By the way, I’m all for density, especially inside the loop where thousands of plots sit empty or underdeveloped. My issue is with the sloppy, careless, and unplanned nature of the development here. The COH can’t/won’t even try to coordinate major projects from block to block leaving us with disjointed sidewalks, a mishmash of utility poles, and an almost laughable number of curb cuts on every block. Street-level retail for two blocks, then none for three blocks, then one, does not a walkable cityscape make; but it’s what we allow.
    It would cost many of these developments less than 1% to coordinate these things better, but they don’t have to (like they do in most major cities) so they don’t. Instead, taxpayers pick up the tabs through CIP bonds when the COH goes in to correct these problems in 20 years – if ever.
    For instance, if developers had been required to invest in more infrastructure in the Washington Ave area to aid in rebuilding the streets, adding sidewalks, burying utilities; the cost of homes may have increased 5%, which would not have affected sales one iota. The result would have been significantly more livable and beautiful streets and neighborhoods AND increased property values for buyers and developers.
    Instead the area is an ugly, but convenient to downtown mess and the COH will eventually spend many times more in CIP funds to do these same things many years from now.
    Planning is not a bad thing.
    Houston is short-sighted, poorly managed, and wastes almost every opportunity to make itself better at the lowest cost, which isn’t good for anyone’s investments long term. This latest energy boom won’t last forever, and we’ll be left with the crap we’re building now.

  • Speaking of Urban Living, I feel for the homeowners on Peden at Taft, I think I counted four, new UL signs – each with a different UL “shell” company touting a new development – that should be 12 new garages of Range Rovers by my calculations.

    Six to 9 months of misery awaits the nice bungalow sandwiched in between.

  • @Mel, @Commonsense, thanks for the inputs… I guess UrbanLiving does live up to their D-bag reputation.

  • SIlly, @MW, you still don’t see it. If people want walkability, livable city, ground floor retail, I AM building that. Where they want it, we build it, where they don’t want it we don’t. If you live in an area where majority of people don’t want it, then it doesn’t get built and no amount of regulation can force something onto a market that doesn’t want something.

    There’s not a person, group, or entity in existence that has the skills, experience, and qualifications to regulate a “perfect city”, that is why organic growth (with successes AND failures) is the best self correcting system in existence.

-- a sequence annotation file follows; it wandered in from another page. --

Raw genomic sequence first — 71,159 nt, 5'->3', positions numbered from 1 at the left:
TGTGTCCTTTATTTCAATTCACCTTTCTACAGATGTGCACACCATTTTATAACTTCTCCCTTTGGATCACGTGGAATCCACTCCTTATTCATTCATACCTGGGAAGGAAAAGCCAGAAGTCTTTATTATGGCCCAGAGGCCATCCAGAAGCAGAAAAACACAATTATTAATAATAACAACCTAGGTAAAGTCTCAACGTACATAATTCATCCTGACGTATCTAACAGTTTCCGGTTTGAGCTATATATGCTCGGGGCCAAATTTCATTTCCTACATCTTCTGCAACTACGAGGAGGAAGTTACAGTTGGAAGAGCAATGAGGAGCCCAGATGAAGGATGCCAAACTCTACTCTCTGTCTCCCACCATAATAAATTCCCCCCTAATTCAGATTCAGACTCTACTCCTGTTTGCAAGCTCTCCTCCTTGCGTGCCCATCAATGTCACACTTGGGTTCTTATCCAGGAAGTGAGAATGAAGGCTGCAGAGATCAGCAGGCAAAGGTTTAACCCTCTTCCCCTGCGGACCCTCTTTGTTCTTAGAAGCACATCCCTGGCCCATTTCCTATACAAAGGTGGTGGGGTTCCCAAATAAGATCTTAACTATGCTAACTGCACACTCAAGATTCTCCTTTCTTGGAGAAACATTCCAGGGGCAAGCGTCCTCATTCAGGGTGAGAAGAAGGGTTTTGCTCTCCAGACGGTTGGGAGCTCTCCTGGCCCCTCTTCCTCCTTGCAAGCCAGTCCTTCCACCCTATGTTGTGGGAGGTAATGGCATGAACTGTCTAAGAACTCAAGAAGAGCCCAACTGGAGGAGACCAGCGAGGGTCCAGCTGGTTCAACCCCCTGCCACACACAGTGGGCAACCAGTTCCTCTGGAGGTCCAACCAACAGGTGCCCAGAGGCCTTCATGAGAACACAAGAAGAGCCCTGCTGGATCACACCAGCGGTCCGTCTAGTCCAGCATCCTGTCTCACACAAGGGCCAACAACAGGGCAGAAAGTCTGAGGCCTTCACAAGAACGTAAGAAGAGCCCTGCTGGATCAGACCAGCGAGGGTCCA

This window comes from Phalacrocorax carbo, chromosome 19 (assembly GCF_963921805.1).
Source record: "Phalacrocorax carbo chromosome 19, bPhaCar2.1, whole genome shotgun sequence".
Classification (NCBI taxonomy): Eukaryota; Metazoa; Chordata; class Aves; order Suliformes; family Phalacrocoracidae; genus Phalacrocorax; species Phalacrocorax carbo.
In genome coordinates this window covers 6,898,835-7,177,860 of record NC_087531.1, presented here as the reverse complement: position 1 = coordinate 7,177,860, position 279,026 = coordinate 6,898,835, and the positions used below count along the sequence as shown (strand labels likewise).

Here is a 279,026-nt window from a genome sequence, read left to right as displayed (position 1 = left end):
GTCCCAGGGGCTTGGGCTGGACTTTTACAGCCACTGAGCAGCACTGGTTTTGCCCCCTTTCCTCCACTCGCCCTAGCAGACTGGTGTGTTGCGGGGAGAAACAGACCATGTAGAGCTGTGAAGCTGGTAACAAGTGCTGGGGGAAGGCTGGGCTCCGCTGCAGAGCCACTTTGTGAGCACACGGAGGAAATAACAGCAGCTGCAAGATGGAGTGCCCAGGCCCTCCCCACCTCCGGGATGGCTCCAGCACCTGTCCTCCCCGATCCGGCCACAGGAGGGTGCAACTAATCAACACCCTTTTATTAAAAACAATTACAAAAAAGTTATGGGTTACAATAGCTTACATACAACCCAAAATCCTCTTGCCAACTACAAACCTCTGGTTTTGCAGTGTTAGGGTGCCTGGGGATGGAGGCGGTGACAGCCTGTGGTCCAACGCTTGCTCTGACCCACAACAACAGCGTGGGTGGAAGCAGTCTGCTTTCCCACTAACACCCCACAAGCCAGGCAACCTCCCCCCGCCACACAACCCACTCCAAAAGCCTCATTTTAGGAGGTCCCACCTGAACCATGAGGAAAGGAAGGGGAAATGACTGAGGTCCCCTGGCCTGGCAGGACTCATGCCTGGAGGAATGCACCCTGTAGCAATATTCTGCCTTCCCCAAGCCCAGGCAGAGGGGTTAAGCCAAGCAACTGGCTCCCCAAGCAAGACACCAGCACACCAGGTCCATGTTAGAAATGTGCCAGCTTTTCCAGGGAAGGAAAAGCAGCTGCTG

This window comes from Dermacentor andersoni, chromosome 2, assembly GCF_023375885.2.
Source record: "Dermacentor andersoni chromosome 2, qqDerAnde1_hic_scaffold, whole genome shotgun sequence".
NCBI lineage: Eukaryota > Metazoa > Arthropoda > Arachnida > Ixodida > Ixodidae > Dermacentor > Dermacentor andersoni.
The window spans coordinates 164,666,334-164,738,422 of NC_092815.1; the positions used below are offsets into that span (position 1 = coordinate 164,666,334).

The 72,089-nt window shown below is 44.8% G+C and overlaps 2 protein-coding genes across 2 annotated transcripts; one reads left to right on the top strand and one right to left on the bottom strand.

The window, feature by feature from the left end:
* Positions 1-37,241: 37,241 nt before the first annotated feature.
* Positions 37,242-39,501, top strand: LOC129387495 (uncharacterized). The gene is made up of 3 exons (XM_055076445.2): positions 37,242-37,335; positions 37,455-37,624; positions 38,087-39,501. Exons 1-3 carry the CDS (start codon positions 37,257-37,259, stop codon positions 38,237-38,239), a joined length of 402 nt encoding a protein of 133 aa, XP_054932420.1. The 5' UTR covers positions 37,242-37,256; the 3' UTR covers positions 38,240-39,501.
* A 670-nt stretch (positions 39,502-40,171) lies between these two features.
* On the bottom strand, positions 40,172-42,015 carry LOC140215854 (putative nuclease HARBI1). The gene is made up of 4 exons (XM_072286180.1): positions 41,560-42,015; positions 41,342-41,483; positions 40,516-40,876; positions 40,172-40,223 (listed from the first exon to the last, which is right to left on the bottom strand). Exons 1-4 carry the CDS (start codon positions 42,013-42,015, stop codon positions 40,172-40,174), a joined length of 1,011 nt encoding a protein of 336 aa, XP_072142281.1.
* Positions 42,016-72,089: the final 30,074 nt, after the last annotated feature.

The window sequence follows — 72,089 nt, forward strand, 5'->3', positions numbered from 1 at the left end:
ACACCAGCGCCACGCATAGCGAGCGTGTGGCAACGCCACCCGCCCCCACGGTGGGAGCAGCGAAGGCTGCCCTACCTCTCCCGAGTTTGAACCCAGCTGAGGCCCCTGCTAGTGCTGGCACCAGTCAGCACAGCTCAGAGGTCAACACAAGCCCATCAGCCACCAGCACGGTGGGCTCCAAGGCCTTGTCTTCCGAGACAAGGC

• If planning and land use restrictions are so bad, and would wreck havoc on our free market system, why do master planned communities like The Woodlands, Kingwood, and others survive and thrive?
    Today’s headlines says that 8 of the nation’s largest master planned communities are in metro Houston. You could argue that their popularity is because some people don’t want to live in the chock a block developed city proper.

  • I am FOR master planned communities. People chose to build them, people choose to buy in them. They come wit their benefits and their downside, but once again, it’s a matter of choice. The only problem I have is people who deliberately chose not to live in a deed restricted community and then spend years of bitching and whining about every thing that goes on there.
    Want restrictions and architectural control, move to a master planned community or one with at least deed restrictions. Want the urban grunge, weirdos, and spontaneous development, pick any number of inner city neighborhoods.

  • #54, why wouldn’t tax dollars go to Police and Fire Pensions ?

  • @WASP & @Mel,

    I truly feel sorry for you both, and those that must endure your negativity on a daily basis.

  • This thread is probably pretty much done, but here’s my 2 cents. Yes, Houston has a large amount of ugly: power lines, more power lines, streets that will destroy your car’s suspension or break your ankle, ridiculous insertion of contemporary construction adjacent charming 100-year old homes – as a New Orleans real estate agent asked me a few years ago touring the Heights and Montrose areas ‘What the f#%k is this?’ We’re like the ugly brother or sister with a great personality. Creative, friendly, but, folks, we are still ugly.

  • Thanks, comment 88. I appreciate the baseless attack. I can only assume you took my post personally.

  • Comment #81, Jon, sums it up pretty well.

    The general public is lead to believe they cant afford the nicer planned areas. However, when the costs are shared properly it is not a lot more and I think most people would chose that option, but it is unfortunately not an option to most people.

    There is nothing more anti-american than saying “if you don’t like it, move.” How about “if you don’t like it, change it”?